Frequently Asked Questions
Is Suzuki is for all ages?
Although the Suzuki Method is known primarily for its work with young children, many older children, teens and adults have had great success learning their instrument with a Suzuki teacher.
Is Suzuki right for me?
When parents decide the Suzuki Approach is right for their family, it is important to know a bit about the method (see ABOUT SAC page and LINKS), and realize the level of parental involvement required by most Suzuki teachers.
Are Suzuki lessons in groups?
Suzuki lessons are PRIVATE once weekly lessons, with a weekly or monthly GROUP class where students play their common repertoire together, as well as explore music with other activities involving music theory and history.
How do we get started?
The SAC recommends that you contact more than one teacher in your area to set up a sample lesson and observation. The relationship between parent, teacher and student (Suzuki triangle) is paramount in the approach and it is important to have a good “personality match” between you and the teacher. Find a teacher here.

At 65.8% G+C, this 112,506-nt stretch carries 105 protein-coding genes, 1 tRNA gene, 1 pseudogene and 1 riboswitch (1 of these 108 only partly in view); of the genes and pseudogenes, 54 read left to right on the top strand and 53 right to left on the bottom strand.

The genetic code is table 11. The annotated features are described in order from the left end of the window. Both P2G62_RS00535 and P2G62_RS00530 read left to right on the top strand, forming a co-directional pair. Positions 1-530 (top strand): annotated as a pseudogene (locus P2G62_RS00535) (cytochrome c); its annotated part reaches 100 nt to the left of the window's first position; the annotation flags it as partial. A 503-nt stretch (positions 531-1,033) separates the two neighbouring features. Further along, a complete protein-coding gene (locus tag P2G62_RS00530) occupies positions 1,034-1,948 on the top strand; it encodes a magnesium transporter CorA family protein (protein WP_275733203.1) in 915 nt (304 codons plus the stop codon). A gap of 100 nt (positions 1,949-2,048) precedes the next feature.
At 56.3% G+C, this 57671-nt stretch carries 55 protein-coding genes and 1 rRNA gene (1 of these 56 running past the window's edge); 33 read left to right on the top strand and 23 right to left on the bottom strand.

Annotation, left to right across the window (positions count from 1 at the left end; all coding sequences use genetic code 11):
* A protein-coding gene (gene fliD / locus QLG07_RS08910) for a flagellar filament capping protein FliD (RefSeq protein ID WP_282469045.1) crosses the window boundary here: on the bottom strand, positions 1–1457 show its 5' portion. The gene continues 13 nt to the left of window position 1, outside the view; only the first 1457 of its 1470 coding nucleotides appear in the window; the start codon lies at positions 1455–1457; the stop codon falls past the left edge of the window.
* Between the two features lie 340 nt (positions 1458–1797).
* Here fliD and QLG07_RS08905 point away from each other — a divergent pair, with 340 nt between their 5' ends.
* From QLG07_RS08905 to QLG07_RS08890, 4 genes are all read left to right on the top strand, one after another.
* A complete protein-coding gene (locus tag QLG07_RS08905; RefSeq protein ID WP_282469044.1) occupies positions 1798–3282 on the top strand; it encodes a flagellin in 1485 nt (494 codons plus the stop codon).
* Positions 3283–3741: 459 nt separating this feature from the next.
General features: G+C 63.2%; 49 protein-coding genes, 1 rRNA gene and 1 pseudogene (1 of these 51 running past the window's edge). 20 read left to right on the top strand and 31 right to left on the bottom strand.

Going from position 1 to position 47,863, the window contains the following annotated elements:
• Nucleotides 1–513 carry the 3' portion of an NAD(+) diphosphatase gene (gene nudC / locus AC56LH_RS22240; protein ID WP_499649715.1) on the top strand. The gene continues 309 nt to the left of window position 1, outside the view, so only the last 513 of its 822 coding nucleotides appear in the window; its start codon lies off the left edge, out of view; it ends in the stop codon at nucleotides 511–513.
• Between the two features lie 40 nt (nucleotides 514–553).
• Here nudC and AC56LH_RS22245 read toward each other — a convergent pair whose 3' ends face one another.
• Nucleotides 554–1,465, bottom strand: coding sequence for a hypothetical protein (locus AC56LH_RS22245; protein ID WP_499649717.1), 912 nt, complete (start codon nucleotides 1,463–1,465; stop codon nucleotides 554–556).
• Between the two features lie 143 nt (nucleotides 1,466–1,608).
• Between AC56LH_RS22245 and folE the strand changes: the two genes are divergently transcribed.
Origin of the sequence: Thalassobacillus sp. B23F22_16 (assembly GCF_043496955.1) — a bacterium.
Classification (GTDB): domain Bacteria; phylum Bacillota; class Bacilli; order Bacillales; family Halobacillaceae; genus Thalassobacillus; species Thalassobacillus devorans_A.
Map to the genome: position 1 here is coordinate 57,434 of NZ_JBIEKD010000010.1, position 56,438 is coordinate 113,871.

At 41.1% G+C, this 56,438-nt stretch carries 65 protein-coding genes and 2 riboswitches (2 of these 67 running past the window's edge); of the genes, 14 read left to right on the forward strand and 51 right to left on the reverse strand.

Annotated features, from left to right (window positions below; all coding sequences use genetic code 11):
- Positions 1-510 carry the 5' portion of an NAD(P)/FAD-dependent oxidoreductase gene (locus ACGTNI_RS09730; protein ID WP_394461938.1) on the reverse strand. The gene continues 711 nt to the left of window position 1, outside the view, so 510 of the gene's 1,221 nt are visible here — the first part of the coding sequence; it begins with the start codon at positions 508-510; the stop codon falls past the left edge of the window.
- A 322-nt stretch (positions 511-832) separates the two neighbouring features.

Do we need an instrument at our first lesson?
Remember that you do not need an instrument to have a sample lesson: many Suzuki instruments are fitted to the child’s specific size, and the teacher must evaluate the student BEFORE you obtain an instrument.
Can we observe other students?
Some Suzuki teachers require or may allow you to observe the lessons of other students, so that you can see how they interact with students and their families.
What do I look for in a lesson?
When observing or having a sample lesson one should look for these qualities: Does the teacher have a sense of fun and present ideas in an appealing way? Is the lesson time balanced between focused detail work and review pieces? Does the teacher interact with the child and parents in a respectful, nurturing way? Is the lesson time organized with different activities that keep the child engaged? Did the teacher demonstrate or play the instrument during the lesson? (Suzuki stresses the use of aural learning and teachers are expected to model how to play the instrument in each lesson.)
Suzuki teacher members of the Suzuki Association of Colorado and the Americas have pledged to continue to pursue teacher education and enrichment, as well as playing their respective instruments at a high level.
What are some questions I should ask the teacher?
You should look for and ask each teacher about their education: How many books of Suzuki Teacher Training does the teacher have, and in what instrument? If the teacher has one book of training, when do they plan on taking Book 2 and subsequent courses? How frequently does the teacher take training or enrichment courses? Do they take refresher courses? Do they have a music degree? If so, in what instrument and field? Do their students participate in enrichment or extra activities in the community or through the Suzuki associations?